Panera just ordered me to delete the names, numbers and email addresses of its executives from this site. It’s not the only company that wants me to erase contact information.
But should I?
Takedown requests are becoming an almost regular event on this site. That’s because we’ve devoted significant resources to improve our search engine optimization (SEO). The information was always there, but Google, Bing and Yahoo didn’t always see it. Now they do.
Panera’s case is interesting because it arrived at roughly the same time as another takedown request. The approach each company took are significantly different and noteworthy. Scroll down for the obligatory poll, which my research team will certainly take into consideration when they make their final decision.
Let’s start with Panera. Here’s the initial request:
I head up Panera’s Consumer Support and we have recently received many complaints from guests attempting to get support and receiving no response.
We have traced this back your site and have found many discrepancies across the contact options you have provided. While we appreciate the accessibility for our guests to find contact options, outdated information creates a terrible experience for our guests.
Specifically, I’ve listed below the contact options listed on your site with status and action needed for each. While I have found forms on your site for updating information, they don’t have a way to specify that I represent the company so they don’t cover my needs.
Please confirm receipt of this request and a Service Level Agreement on when the changes will be made. If the updates aren’t made in a timely manner I will need to go through cease & desist or update process which I would prefer not to do.
Thank you in advance for your assistance with this.
In case you missed the threat, I bolded it. This is coming from someone who lists her title as “director|consumer & business suppor [sic] services.” So right out of the gate, she’s promising to lawyer up if I don’t comply.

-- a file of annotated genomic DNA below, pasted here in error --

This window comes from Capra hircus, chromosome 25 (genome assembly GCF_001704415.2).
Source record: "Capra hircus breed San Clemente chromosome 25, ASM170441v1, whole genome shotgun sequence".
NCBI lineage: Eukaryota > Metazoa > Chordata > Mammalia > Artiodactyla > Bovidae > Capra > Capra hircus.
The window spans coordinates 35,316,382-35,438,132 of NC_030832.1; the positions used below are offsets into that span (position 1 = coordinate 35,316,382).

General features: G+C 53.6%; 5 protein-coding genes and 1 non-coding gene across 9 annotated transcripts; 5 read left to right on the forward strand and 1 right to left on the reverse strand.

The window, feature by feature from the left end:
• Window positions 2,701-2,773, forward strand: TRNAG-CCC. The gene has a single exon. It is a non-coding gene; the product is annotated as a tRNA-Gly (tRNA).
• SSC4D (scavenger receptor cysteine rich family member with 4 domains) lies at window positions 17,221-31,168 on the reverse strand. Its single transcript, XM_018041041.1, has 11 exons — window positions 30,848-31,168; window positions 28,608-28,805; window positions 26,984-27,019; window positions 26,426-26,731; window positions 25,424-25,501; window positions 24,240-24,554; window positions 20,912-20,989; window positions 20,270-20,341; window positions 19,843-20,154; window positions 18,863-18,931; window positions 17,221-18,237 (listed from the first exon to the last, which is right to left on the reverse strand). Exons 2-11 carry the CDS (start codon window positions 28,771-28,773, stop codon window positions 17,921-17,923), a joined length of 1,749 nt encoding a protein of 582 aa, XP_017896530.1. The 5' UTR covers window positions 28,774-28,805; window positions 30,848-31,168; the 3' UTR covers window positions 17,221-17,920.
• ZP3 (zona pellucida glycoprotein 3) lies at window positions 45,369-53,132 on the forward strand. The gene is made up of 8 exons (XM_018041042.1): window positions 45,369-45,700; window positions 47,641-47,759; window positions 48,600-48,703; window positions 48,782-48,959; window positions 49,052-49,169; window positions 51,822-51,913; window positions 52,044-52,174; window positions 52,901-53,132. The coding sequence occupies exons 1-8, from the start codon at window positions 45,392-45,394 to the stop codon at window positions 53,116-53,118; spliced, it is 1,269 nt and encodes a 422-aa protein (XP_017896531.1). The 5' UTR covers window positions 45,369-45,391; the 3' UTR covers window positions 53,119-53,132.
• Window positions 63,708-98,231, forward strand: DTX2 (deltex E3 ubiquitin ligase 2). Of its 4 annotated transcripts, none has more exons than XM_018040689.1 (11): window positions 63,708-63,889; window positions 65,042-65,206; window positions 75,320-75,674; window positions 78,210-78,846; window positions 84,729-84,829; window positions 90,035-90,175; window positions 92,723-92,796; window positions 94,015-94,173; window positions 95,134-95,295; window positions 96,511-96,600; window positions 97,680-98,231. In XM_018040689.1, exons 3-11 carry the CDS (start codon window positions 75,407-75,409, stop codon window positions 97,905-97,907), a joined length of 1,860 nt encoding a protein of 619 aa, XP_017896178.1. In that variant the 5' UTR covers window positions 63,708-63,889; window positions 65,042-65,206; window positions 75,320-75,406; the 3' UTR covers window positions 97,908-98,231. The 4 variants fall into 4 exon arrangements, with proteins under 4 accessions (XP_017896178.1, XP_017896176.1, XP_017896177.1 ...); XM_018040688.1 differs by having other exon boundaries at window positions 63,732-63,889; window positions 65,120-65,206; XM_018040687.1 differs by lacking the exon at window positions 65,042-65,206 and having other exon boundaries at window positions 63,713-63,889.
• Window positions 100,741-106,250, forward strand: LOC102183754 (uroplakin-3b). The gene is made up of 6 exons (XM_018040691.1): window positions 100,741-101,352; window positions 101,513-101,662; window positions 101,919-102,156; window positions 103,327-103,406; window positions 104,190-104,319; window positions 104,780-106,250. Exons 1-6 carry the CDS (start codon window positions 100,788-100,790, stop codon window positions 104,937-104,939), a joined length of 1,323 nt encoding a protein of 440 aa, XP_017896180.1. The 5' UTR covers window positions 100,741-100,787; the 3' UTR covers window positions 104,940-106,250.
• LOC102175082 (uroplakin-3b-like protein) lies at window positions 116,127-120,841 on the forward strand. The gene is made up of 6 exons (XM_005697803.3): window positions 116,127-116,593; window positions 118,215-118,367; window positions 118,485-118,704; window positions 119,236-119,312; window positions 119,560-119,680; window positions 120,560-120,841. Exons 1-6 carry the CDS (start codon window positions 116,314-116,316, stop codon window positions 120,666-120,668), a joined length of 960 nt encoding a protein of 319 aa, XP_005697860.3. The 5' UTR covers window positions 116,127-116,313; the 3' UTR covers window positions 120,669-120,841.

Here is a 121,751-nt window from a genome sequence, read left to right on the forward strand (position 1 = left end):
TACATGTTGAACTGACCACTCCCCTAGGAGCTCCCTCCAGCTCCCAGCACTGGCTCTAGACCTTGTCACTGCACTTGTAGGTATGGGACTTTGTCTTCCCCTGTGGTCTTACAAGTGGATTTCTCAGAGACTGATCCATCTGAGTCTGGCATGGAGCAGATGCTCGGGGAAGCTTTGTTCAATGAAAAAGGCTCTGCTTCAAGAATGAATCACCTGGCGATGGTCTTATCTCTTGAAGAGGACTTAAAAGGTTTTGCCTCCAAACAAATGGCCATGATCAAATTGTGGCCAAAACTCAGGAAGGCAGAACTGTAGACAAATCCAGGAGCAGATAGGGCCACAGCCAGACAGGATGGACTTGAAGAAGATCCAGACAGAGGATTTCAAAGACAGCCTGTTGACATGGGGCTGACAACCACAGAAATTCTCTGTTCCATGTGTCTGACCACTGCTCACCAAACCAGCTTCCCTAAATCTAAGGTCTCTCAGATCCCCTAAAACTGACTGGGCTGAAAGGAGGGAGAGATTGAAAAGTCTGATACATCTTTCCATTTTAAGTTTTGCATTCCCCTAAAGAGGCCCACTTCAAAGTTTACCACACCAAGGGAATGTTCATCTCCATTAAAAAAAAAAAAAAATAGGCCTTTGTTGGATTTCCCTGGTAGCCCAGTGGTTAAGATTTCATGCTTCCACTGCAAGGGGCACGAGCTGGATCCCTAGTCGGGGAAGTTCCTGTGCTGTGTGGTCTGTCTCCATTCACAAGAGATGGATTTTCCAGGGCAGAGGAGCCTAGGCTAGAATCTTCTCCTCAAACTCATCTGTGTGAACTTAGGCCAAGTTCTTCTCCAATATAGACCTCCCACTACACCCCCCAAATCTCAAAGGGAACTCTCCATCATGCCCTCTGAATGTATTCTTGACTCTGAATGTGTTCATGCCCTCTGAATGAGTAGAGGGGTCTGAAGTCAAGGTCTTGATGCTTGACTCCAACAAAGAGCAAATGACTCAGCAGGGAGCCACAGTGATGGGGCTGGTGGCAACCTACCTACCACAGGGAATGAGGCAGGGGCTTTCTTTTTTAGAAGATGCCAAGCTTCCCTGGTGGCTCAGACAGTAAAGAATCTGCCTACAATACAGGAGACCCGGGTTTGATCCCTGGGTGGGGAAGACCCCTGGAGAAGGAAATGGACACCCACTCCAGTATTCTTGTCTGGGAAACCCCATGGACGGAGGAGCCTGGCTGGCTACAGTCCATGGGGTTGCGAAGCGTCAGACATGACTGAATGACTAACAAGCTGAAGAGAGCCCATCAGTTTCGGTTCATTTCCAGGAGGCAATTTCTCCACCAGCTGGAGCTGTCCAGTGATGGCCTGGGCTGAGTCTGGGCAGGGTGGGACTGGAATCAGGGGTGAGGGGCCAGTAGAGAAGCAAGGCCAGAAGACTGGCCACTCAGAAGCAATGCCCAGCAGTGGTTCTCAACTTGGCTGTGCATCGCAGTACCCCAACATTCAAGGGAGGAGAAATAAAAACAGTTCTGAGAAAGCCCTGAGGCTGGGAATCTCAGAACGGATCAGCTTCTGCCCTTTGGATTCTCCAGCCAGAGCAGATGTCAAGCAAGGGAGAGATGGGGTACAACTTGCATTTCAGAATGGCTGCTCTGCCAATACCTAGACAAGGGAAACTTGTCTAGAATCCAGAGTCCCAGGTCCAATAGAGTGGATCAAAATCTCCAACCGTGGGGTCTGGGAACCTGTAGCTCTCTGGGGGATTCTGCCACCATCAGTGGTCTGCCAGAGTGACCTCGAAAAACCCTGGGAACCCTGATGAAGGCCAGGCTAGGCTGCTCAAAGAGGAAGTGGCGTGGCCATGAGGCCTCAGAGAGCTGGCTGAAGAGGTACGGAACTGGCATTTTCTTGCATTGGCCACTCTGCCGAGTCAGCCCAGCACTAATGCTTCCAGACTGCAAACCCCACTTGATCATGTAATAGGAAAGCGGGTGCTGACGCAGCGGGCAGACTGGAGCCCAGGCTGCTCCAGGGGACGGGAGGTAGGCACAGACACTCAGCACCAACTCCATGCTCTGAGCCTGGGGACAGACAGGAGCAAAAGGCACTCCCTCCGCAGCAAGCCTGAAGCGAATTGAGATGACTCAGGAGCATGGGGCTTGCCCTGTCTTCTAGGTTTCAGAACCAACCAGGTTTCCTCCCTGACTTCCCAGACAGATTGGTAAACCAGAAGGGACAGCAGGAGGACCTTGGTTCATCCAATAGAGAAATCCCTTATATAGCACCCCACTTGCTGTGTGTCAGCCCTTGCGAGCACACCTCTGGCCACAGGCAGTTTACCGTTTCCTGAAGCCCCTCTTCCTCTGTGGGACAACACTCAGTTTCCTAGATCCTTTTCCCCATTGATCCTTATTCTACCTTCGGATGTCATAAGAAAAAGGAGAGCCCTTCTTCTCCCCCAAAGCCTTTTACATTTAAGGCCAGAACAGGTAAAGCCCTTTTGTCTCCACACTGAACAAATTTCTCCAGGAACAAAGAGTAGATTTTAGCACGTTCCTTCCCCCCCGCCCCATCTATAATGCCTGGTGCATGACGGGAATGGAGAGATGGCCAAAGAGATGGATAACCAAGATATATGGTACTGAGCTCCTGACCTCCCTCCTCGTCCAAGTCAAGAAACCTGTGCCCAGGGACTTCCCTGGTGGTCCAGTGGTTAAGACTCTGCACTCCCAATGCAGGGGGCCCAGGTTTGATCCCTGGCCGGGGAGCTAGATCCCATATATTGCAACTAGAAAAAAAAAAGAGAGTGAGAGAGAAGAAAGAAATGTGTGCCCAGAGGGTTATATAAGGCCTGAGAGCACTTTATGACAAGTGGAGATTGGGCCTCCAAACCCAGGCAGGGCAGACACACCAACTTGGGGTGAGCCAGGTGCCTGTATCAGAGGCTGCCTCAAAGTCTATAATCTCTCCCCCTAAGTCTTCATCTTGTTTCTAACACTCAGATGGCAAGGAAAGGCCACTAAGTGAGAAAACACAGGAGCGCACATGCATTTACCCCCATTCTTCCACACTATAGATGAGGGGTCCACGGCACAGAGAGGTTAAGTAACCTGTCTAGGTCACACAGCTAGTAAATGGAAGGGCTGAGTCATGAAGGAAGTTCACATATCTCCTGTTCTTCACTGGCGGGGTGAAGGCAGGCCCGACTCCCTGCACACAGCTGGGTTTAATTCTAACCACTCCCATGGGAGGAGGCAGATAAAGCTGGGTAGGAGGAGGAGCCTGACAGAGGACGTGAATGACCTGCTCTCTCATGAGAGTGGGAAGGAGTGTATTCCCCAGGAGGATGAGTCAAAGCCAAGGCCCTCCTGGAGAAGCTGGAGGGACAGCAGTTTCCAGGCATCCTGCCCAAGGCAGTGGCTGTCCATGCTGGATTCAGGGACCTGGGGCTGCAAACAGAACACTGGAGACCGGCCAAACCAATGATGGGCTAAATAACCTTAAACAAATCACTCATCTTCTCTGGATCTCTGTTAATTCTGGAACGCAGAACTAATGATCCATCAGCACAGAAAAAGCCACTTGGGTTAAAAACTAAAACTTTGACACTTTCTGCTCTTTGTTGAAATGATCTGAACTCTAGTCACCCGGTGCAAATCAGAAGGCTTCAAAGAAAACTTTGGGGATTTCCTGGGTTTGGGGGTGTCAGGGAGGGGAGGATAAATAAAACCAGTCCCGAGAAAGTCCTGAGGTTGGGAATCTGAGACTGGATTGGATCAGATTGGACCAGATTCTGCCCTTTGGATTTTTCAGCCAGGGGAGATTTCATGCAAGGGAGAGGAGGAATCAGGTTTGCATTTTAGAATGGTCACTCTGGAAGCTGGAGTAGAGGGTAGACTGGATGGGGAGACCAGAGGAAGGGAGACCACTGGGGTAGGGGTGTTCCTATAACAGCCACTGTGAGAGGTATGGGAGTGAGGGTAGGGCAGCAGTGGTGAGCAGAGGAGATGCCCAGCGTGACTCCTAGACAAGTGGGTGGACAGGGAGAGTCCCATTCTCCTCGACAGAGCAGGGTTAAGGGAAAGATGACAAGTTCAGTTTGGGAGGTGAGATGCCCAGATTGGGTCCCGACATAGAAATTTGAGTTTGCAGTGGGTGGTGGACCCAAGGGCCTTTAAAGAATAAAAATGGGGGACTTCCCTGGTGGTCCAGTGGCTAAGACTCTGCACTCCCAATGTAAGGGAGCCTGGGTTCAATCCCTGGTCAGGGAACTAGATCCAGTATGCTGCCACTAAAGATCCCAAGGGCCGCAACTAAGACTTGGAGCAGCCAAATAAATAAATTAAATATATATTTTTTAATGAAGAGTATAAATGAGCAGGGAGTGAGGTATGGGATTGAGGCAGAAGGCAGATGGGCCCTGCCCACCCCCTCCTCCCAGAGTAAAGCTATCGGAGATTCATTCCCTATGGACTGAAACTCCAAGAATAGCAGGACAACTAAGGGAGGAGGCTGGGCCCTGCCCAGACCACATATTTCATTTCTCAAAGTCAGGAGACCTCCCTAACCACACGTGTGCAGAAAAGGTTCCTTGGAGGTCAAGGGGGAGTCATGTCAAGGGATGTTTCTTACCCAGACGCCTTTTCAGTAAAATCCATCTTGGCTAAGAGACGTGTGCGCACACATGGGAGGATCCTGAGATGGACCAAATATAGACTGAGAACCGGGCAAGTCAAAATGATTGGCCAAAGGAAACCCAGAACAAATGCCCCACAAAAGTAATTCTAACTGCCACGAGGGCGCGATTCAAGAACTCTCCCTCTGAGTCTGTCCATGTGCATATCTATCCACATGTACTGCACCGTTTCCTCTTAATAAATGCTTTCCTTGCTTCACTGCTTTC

As a side note, many have tried to force us to take down information from our site. And they would have all succeeded if it weren’t for a little something called the First Amendment. That’s right, my friends, we have the right to publish this information. It’s protected by the Constitution.
So what’s wrong with our information?
Here’s where it gets interesting. The Panera manager also attached an annotated version of our Panera page. Next to many of the entries, in red, she wrote “– inaccurate/remove” or “Remove all Contact Information” without bothering to say if they were, or weren’t, correct.
My research team, which takes accuracy seriously, started digging. We found that most of the information on the page was actually correct. We fixed a few minor issues.
So what’s the problem? I followed up with a polite email, asking if she wouldn’t mind clarifying the inaccuracies. For example, the Panera director noted that the fax number was incorrect. Yet the company listed the same number on its website. Same thing for the executives.
To which she replied,
To be clear, we want our customers to easily find contact information on our company and the content of your site does offer excellent advice to consumers while also providing contact options. I’ve read through it.